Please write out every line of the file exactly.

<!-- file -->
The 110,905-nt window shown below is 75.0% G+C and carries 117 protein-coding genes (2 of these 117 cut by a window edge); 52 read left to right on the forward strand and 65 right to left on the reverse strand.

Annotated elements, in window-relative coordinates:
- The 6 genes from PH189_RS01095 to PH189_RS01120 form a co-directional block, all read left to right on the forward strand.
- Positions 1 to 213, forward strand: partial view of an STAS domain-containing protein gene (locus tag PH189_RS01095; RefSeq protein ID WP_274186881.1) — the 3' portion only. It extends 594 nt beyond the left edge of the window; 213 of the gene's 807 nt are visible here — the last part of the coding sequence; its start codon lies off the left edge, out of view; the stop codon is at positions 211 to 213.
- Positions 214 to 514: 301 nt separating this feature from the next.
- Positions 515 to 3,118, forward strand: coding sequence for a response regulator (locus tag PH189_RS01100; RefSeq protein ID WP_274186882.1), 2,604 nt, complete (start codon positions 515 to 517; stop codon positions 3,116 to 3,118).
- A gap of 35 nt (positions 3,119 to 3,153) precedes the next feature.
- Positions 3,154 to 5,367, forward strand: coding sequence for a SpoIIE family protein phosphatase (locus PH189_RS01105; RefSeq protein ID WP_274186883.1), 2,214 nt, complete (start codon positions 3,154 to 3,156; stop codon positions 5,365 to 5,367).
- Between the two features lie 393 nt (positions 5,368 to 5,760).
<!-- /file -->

The 110,905-nt window shown below is 75.0% G+C and carries 117 protein-coding genes (2 of these 117 cut by a window edge); 52 read left to right on the forward strand and 65 right to left on the reverse strand.

Annotated elements, in window-relative coordinates:
- The 6 genes from PH189_RS01095 to PH189_RS01120 form a co-directional block, all read left to right on the forward strand.
- Positions 1 to 213, forward strand: partial view of an STAS domain-containing protein gene (locus tag PH189_RS01095; RefSeq protein ID WP_274186881.1) — the 3' portion only. It extends 594 nt beyond the left edge of the window; 213 of the gene's 807 nt are visible here — the last part of the coding sequence; its start codon lies off the left edge, out of view; the stop codon is at positions 211 to 213.
- Positions 214 to 514: 301 nt separating this feature from the next.
- Positions 515 to 3,118, forward strand: coding sequence for a response regulator (locus tag PH189_RS01100; RefSeq protein ID WP_274186882.1), 2,604 nt, complete (start codon positions 515 to 517; stop codon positions 3,116 to 3,118).
- A gap of 35 nt (positions 3,119 to 3,153) precedes the next feature.
- Positions 3,154 to 5,367, forward strand: coding sequence for a SpoIIE family protein phosphatase (locus PH189_RS01105; RefSeq protein ID WP_274186883.1), 2,214 nt, complete (start codon positions 3,154 to 3,156; stop codon positions 5,365 to 5,367).
- Between the two features lie 393 nt (positions 5,368 to 5,760).